According to a statement on Twitter, Sam Bankman-cryptocurrency Fried’s exchange FTX has applied for Chapter 11 bankruptcy protection in the United States. Bankman-Fried has also resigned down from his position as CEO, giving way to John J. Ray III; the outgoing chief will remain for a short while to help with the transition.
The Alameda Research, Bankman-cryptocurrency Fried’s trading firm, and the FTX.us, the company’s U.S. subsidiary, are among the approximately 130 further linked entities involved in the proceedings.
CNBC obtained FTX’s 23-page bankruptcy filing, in which the company claims it has over 100,000 creditors, assets of $10-50 billion, and liabilities also in the $10-50 billion range. Lehman had about $600 billion in assets, while Enron had only $60 billion.
Bankman-Fried has also signaled his intention to name Stephen Neal as the new chairman of the board for the company. A spokesman, however, later stated that Neal would not be serving. Although he was flattered to be asked, he is unable to accept the post for reasons that have nothing to do with FTX., Inc. or its previous CEO.
For more information about FTX’s Chapter 11 filing, CNBC contacted Adam Landis, founding partner of Landis Rath & Cobb LLP. After reaching out to CNBC for comment, we did not immediately hear back.
The new CEO of FTX, Ray, has stated that Chapter 11 should be filed immediately to give the company time to examine its situation and create a plan for maximizing recoveries for stakeholders.
The FTX Group owns a number of important assets that may be managed most efficiently as a group effort. As Ray went on to say, “I want to assure each employee, customer, creditor, contract party, shareholder, investor, governmental authority, and other stakeholder that we will undertake this process with diligence, thoroughness, and transparency.”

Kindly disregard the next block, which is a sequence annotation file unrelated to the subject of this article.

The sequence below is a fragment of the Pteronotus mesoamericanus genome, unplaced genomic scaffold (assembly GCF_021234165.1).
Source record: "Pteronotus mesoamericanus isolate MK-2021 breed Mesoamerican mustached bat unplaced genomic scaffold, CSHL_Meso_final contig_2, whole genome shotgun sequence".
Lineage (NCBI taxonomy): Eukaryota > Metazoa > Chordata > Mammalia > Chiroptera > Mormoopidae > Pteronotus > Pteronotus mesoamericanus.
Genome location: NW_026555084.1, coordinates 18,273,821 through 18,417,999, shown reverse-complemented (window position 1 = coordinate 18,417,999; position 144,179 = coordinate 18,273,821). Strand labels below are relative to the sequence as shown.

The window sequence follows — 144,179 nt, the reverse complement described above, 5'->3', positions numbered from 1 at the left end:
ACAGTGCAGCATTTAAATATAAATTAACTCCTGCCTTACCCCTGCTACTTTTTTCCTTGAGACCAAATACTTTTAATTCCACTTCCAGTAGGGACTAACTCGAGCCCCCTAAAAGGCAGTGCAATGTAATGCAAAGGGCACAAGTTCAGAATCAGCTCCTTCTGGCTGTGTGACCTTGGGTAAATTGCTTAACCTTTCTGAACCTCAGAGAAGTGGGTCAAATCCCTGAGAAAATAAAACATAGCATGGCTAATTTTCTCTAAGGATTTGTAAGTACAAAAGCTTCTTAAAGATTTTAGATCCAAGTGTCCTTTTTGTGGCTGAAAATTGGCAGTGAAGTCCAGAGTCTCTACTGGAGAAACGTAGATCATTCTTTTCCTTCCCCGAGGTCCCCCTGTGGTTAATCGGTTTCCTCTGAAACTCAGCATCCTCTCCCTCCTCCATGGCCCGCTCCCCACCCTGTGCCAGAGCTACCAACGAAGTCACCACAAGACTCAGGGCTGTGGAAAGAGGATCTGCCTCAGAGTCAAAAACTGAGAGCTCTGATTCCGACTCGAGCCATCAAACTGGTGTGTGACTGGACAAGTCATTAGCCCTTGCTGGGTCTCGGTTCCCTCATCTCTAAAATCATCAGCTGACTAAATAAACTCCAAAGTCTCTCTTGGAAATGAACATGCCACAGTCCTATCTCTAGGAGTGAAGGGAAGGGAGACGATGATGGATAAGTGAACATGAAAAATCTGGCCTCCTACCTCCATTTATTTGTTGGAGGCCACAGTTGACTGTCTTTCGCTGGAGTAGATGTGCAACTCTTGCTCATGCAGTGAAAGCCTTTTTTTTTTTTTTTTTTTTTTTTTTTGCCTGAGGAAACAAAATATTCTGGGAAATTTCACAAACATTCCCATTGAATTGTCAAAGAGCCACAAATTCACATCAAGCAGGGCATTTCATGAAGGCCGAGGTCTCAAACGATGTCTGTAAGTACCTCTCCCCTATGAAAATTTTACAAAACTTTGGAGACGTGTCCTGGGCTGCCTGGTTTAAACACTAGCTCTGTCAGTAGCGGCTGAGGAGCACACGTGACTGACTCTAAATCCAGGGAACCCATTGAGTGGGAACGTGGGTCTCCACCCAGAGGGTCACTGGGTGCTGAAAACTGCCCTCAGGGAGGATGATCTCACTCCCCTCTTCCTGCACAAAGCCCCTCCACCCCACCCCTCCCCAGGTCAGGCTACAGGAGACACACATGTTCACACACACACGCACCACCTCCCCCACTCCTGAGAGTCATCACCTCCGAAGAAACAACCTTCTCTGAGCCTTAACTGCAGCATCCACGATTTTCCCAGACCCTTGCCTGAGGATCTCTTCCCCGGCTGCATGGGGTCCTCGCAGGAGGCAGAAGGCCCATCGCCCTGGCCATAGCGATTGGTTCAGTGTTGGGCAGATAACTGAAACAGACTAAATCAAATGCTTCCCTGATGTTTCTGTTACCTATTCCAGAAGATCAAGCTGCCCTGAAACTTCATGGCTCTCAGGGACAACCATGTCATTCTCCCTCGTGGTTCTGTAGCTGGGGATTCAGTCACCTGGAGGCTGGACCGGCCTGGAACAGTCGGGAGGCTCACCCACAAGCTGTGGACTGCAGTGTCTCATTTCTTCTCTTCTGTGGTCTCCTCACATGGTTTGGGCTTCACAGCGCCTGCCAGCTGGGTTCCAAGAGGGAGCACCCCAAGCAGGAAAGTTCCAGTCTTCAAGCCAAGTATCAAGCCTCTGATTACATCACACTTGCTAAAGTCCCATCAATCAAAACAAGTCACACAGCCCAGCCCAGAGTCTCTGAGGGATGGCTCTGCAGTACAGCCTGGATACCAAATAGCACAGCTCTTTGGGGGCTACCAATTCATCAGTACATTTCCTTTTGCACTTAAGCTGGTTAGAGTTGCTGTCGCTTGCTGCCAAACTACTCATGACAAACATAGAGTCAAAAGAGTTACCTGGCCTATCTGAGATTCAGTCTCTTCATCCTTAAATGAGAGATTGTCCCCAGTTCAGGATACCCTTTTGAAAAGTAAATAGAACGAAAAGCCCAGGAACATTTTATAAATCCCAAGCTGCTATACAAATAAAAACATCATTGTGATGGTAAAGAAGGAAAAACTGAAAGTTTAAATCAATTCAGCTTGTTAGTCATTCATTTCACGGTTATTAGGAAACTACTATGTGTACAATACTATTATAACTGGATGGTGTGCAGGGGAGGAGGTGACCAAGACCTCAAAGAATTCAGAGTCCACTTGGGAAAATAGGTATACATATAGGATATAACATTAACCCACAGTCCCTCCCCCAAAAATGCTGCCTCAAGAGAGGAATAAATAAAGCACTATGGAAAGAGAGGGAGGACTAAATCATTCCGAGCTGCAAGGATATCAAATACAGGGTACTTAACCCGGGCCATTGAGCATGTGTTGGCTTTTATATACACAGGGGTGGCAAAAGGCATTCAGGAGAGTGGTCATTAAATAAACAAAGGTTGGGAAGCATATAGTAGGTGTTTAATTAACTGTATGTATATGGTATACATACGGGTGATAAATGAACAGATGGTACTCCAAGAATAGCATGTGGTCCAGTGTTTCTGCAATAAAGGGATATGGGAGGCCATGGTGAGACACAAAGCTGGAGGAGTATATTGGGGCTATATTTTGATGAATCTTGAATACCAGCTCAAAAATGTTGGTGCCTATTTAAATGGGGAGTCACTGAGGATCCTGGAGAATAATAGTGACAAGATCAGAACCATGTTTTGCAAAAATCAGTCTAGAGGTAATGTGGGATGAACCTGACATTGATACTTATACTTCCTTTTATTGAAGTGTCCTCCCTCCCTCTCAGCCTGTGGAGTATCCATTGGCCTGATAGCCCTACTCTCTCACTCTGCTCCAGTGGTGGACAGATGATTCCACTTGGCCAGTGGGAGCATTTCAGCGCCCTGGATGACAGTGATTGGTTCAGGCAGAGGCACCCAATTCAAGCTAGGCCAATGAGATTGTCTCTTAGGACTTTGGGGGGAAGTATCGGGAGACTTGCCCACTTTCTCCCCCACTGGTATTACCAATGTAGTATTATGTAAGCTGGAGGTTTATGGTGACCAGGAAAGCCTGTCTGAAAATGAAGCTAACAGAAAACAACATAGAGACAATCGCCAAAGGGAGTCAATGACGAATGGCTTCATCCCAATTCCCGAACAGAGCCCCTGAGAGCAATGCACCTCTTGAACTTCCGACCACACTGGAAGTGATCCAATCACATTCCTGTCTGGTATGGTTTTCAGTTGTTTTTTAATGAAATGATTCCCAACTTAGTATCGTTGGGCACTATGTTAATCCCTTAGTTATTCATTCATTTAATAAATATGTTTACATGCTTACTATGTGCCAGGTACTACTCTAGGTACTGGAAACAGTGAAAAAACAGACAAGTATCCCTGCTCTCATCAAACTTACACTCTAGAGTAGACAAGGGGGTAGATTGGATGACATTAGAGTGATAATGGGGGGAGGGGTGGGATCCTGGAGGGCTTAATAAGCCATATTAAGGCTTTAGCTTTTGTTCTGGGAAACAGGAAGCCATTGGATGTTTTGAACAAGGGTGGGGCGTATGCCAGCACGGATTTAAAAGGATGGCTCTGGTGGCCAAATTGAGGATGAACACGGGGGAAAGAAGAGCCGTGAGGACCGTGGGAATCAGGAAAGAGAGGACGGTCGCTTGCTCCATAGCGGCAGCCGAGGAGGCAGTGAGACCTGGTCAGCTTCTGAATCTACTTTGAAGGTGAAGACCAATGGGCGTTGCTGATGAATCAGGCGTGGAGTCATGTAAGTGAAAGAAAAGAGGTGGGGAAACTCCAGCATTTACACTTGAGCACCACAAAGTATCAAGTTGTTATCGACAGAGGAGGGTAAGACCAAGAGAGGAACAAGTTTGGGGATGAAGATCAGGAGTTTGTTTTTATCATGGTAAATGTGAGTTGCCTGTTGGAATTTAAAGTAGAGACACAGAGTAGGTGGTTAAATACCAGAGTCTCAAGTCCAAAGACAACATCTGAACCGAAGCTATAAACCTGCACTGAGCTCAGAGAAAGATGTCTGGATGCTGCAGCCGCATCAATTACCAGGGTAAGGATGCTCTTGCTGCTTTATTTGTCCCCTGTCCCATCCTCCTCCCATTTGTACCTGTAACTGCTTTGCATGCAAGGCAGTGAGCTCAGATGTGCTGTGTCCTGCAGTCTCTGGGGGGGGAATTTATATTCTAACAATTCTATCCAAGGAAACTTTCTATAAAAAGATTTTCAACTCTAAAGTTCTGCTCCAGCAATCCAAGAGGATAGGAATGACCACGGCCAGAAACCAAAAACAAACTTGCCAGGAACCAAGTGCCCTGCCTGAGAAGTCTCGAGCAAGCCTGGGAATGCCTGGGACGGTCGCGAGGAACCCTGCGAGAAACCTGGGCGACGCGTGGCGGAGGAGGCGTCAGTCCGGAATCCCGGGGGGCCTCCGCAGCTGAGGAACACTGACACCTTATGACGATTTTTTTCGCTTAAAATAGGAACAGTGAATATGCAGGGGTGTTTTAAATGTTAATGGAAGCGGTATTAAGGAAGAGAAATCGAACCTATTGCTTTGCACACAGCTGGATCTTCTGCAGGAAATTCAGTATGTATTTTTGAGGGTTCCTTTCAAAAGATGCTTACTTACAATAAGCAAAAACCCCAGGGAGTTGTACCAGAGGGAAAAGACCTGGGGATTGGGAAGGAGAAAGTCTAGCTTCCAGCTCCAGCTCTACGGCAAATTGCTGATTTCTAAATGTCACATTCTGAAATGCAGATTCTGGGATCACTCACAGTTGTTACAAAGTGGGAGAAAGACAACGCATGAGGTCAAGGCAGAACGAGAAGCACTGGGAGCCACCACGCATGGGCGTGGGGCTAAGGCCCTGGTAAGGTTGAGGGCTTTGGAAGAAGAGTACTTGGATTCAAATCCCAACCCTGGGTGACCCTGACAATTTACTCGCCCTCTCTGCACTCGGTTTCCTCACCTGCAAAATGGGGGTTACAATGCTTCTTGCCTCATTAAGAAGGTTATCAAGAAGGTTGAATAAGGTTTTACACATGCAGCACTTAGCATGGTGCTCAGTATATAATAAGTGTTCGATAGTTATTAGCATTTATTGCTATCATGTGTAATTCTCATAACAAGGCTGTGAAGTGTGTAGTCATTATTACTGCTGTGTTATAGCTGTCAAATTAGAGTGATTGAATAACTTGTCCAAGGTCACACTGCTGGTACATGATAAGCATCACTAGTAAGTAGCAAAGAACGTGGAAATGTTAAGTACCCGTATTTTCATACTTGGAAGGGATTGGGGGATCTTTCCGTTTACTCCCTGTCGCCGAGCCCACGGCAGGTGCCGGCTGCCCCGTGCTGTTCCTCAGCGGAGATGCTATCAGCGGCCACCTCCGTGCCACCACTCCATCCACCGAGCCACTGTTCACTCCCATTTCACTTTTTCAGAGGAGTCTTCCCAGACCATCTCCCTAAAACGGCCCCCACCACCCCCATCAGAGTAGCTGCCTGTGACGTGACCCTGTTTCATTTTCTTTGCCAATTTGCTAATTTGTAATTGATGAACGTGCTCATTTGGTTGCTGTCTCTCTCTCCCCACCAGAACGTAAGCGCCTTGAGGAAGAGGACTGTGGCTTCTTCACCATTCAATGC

Stakeholders, he said, should keep up with the rapid pace of events, recognize that the new team has been brought in very recently, and, for further details, check the record of the proceedings as it is updated in the coming days.
It’s the final nail in the coffin for one of the industry’s top names after a turbulent week.
When liquidity dried up, users requested withdrawals, and competing exchange Binance broke up its nonbinding deal to buy FTX, the company’s valuation plummeted from $32 billion to zero in a matter of days. On Thursday, FTX founder Bankman-Fried said he “f—-ed up.”
Bankman-Fried is a close friend and investor of Anthony Scaramucci, owner of SkyBridge Capital and former director of Trump’s communications. Scaramucci traveled to the Bahamas recently to lend a hand. A straightforward liquidity rescue seemed to be out of the question by the time Scaramucci arrived, he claims. At the time he and other investors were investigating FTX as a potential business partner, he claims he saw no indication of this mismanagement.
Scaramucci remarked on Friday morning’s episode of CNBC’s “Squawk Box,” “Duped I think is the correct term, but I am very sad since I do like Sam.” Since I was not a member of FTX’s inner circle, I cannot comment on what transpired.
CNBC has reached out to FTX for comment on this article and Scaramucci’s comments, but an FTX spokeswoman has not yet responded.
Quickly, FTX spread into non-crypto realms, such as mainstream entertainment. One such commercial featured comedian Larry David declining an offer to invest in cryptocurrency and aired during the last Super Bowl. I don’t think so. And I’m always spot-on with my predictions. Never.”
According to those in the know, GameStop is ending its FTX agreement. Under the terms of the September-announced partnership, GameStop sold FTX gift cards at limited locations, and FTX advertised GameStop on its exchange.
Following the FTX bankruptcy case, it is expected that the winding down of business agreements, such as the one with GameStop, would continue.
FTX Digital Markets Ltd., FTX Australia Pty Ltd., and FTX Express Pay Ltd. are not included in the Chapter 11 proceedings.